The job of a Major League Baseball player is to help his team win games, for the ultimate purpose of making the playoffs and winning the World Series. Since the early history of Major League Baseball, pitchers have been credited with Wins and Losses as official measures of the effectiveness of their pitching. Of course, Pitcher Wins are a fairly crude measure of how well a pitcher did his job, as wins are the product of the performance of the entire team – batters, baserunners, and fielders, in addition to pitchers.
While the implementation of Pitcher Wins as a measure of pitcher effectiveness is less than ideal, nevertheless the concept is perfectly sound. The ultimate measure of a player’s contribution – be he a pitcher, a hitter, a baserunner, or a fielder – is in how much he contributes to his team's wins.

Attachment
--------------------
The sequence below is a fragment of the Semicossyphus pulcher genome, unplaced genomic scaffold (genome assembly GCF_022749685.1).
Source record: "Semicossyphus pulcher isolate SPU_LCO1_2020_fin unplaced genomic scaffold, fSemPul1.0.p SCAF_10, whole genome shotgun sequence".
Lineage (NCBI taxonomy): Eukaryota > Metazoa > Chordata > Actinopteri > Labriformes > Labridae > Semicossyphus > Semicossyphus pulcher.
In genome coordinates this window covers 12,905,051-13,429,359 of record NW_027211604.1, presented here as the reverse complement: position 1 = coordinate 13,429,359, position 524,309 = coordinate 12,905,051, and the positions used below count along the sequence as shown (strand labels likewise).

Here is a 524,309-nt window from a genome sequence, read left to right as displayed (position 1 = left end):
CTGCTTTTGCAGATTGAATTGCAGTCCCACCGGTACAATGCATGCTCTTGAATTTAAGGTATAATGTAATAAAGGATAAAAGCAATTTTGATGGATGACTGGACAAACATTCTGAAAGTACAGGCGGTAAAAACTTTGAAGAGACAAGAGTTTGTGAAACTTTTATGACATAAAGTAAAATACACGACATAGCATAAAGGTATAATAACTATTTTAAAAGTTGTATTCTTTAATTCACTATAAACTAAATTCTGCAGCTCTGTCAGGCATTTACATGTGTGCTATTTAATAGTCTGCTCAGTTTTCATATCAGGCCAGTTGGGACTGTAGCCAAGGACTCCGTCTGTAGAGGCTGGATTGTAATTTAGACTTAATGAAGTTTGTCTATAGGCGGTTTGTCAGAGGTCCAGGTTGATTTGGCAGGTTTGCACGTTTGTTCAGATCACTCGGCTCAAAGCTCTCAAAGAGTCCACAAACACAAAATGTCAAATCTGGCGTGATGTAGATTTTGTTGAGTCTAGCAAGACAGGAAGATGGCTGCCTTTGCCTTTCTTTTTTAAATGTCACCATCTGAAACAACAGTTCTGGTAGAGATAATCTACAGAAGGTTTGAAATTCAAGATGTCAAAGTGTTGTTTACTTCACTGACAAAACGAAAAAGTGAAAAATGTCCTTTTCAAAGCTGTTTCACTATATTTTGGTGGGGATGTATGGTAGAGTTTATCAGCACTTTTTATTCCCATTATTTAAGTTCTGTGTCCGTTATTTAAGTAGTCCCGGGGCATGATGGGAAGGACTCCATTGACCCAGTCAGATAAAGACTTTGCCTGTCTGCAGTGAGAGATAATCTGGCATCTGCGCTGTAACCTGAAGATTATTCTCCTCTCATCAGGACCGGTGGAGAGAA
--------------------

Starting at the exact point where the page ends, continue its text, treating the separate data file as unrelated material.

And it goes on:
Using play-by-play data, I have constructed a set of Player won-lost records that attempt to quantify the precise extent to which individual players contribute directly to wins and losses in Major League Baseball on the baseball field. Player won-lost records are described in a good bit of detail here.
The play-by-play data used in this analysis came from Retrosheet. The information used here was obtained free of charge from and is copyrighted by Retrosheet. Interested parties may contact Retrosheet at "www.retrosheet.org".